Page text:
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  • Sajantila, Antti (BioMed Central Ltd, 2014)
    Abstract No abstract
  • Sajantila, Antti (BioMed Central Ltd, 2014)
  • Kurra, Venla; Vehmas, Tuija; Eräranta, Arttu; Jokihaara, Jarkko; Pirttiniemi, Päivi; Ruskoaho, Heikki; Tokola, Heikki; Niemelä, Onni; Mustonen, Jukka; Pörsti, Ilkka (BioMed Central, 2015)
    Abstract Background Recent studies suggest a causal role for increased plasma uric acid in the progression of chronic renal insufficiency (CRI). However, uric acid also functions as an antioxidant with possible beneficial effects. Methods We investigated the influence of hyperuricemia on mesenteric arterial tone (main and second order branch) and morphology in experimental CRI. Forty-four Sprague–Dawley rats were 5/6 nephrectomized (NX) or Sham-operated and fed 2.0% oxonic acid or control diet for 9 weeks. Results Oxonic acid feeding elevated plasma uric acid levels 2.4 and 3.6-fold in the NX and Sham groups, respectively. Plasma creatinine and urea were elevated 2-fold and blood pressure increased by 10 mmHg in NX rats, while hyperuricemia did not significantly influence these variables. Right and left ventricular weight, and atrial and B-type natriuretic peptide mRNA content were increased in NX rats, but were not affected by hyperuricemia. In the mesenteric artery, hyperuricemia did not influence vasoconstrictor responses in vitro to norepinephrine or potassium chloride. The small arteries of NX rats featured hypertrophic remodeling independent of uric acid levels: wall to lumen ratio, wall thickness and cross-sectional area were increased without changes in lumen diameter. In the main branch, vasorelaxations to acetylcholine were impaired in NX rats, but were not affected by hyperuricemia. In contrast, relaxations to the large-conductance Ca2+-activated K+-channel (BKCa) opener NS-1619 were reduced by oxonic acid feeding, whereas responses to nitroprusside were not affected. Conclusions Experimental hyperuricemia did not influence cardiac load or vascular remodeling, but impaired BKCa -mediated vasorelaxation in experimental CRI.
  • Grönthal, Thomas; Ollilainen, Matti; Eklund, Marjut; Piiparinen, Heli; Gindonis, Veera; Junnila, Jouni; Saijonmaa-Koulumies, Leena; Liimatainen, Riitta; Rantala, Merja (BioMed Central, 2015)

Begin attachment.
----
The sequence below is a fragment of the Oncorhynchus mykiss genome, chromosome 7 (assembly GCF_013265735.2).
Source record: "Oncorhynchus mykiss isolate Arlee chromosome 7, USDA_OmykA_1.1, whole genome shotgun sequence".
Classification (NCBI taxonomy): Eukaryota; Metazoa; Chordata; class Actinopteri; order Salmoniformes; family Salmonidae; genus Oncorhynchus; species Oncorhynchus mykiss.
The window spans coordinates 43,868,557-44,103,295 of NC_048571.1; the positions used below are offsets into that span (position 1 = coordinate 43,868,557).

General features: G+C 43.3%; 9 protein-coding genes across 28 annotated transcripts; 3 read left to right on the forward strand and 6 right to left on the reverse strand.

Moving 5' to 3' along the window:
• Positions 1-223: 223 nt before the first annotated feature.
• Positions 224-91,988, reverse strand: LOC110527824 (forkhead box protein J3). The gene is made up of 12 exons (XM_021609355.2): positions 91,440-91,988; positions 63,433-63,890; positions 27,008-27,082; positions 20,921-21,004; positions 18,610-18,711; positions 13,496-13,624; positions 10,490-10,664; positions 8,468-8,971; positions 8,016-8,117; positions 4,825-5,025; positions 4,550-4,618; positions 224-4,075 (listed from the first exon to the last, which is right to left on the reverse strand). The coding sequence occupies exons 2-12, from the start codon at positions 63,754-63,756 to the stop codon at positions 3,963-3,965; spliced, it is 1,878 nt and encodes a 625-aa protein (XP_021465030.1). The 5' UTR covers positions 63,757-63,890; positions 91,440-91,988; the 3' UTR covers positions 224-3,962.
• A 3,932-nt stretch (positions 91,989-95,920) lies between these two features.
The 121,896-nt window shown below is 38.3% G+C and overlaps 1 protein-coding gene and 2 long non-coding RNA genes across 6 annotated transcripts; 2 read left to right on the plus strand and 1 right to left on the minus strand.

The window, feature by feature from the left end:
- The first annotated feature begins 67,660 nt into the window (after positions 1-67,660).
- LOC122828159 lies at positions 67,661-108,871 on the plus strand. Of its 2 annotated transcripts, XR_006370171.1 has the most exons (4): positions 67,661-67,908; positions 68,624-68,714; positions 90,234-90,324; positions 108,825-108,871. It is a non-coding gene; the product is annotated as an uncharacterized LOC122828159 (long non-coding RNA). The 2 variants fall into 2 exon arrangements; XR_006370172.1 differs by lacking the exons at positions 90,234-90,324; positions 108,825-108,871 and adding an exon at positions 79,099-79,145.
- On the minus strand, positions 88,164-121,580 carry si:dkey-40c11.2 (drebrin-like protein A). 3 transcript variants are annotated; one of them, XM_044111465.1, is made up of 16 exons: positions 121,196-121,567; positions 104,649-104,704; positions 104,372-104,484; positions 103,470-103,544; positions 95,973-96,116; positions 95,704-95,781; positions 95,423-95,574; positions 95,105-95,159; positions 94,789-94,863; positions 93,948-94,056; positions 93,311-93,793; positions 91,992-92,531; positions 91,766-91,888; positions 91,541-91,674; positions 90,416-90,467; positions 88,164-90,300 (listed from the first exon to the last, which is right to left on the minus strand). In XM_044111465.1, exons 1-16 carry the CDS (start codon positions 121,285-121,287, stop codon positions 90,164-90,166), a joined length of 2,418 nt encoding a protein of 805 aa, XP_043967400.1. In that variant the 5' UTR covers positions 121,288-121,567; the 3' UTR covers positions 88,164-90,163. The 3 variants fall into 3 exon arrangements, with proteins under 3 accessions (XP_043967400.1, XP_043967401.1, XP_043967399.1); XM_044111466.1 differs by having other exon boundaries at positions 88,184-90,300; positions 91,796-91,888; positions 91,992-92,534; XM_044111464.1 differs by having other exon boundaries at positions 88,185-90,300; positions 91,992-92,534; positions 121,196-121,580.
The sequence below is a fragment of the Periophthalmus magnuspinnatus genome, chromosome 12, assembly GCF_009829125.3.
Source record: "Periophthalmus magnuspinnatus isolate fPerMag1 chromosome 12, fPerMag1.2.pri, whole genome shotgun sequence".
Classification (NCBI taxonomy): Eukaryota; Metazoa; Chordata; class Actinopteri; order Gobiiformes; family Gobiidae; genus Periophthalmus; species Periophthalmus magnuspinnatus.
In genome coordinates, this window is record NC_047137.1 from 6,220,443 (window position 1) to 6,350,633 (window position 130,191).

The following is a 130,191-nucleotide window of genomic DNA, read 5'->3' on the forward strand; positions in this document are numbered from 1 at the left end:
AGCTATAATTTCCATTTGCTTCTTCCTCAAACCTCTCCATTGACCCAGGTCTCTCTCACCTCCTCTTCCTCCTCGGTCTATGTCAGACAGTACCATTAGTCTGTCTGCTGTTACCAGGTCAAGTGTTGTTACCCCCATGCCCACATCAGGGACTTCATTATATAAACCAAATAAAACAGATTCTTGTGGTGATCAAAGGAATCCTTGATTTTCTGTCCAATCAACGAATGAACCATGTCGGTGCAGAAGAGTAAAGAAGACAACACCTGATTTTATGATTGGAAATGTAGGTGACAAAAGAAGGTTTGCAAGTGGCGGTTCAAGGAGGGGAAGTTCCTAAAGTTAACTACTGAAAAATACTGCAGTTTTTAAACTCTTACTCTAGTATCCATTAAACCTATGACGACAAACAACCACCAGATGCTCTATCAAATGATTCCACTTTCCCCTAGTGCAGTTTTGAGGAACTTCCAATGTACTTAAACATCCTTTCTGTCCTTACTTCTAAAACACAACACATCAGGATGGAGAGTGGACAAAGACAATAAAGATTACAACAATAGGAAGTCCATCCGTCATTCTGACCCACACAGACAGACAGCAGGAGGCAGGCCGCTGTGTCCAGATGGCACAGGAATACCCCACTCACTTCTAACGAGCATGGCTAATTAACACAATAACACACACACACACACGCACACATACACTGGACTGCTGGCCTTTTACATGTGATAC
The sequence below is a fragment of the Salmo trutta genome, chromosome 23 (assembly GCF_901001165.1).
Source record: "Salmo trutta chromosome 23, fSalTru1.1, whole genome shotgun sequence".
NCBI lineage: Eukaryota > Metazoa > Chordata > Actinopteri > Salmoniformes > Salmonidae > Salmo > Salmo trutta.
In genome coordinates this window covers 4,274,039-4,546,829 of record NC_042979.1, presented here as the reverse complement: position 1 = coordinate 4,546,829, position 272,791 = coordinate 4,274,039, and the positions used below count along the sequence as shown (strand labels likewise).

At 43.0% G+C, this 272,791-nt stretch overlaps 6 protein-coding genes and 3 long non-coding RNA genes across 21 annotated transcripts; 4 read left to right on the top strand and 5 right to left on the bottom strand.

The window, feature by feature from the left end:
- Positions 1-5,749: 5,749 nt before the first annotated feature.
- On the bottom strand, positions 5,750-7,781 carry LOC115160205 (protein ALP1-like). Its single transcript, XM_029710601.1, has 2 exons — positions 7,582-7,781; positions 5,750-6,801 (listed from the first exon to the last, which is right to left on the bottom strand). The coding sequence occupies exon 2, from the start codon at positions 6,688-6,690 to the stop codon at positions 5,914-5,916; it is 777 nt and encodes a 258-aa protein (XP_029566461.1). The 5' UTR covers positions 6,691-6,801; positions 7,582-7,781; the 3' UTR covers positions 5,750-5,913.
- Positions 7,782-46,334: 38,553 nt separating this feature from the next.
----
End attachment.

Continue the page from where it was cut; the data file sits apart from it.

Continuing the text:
Abstract Background Methicillin resistant Staphylococcus pseudintermedius (MRSP) and Staphylococcus aureus (MRSA) are common multi-drug resistant (MDR) bacteria in dogs. In 2012–2013 three dogs of the Guide Dog School of the Finnish Federation of the Visually Impaired were found to be MRSP positive. Guide dogs have regular contact with each other during their first year of life and prolonged contact when in training. Since dogs are placed in different parts of Finland after training, there is a risk for national spread of MDR bacteria. In this study the prevalence of MRSP and MRSA, as well as the risk factors for MRSP were determined in the Finnish guide dog population. MRSP isolates were investigated using molecular methods and compared to the earlier isolates. Results Out of 132 tested dogs 4 were MRSP positive thus giving the prevalence estimate of 3% (95% CI: 1–8%) for MRSP in the target population. MRSA was not detected (prevalence estimate 0%, 95% CI: 0–3%). Risk factors associated with MRSP were being a breeding bitch (OR = 8.4; 95% CI: 1.1–64.1, P = 0.012), the number of veterinary visits (OR = 1.23; 95% CI: 1.0–1.5, P = 0.025) and number of antimicrobial courses (OR = 1.63; 95% CI: 1.0–2.55; P = 0.035). Identified MRSP isolates belonged to five different sequence types (ST45, 71, 402, 403 and 404). All ST71 isolates carried SCCmec II-III, while the SCCmec type of the ST45 and ST402 (a single locus variant of ST45) isolates were non-typeable with the method used. Conclusions MRSP and MRSA had low prevalence in the studied dog population despite the close contact between dogs, and the MRSP population was heterogenic. Antimicrobial therapy and veterinary visits are risk factors for MRSP even among a small case group.
  • Siggberg, Linda; Ala-Mello, Sirpa; Linnankivi, Tarja; Avela, Kristiina; Scheinin, Ilari; Kristiansson, Kati; Lahermo, Päivi; Hietala, Marja; Metsähonkala, Liisa; Kuusinen, Esa; Laaksonen, Maarit; Saarela, Janna; Knuutila, Sakari (BioMed Central Ltd, 2014)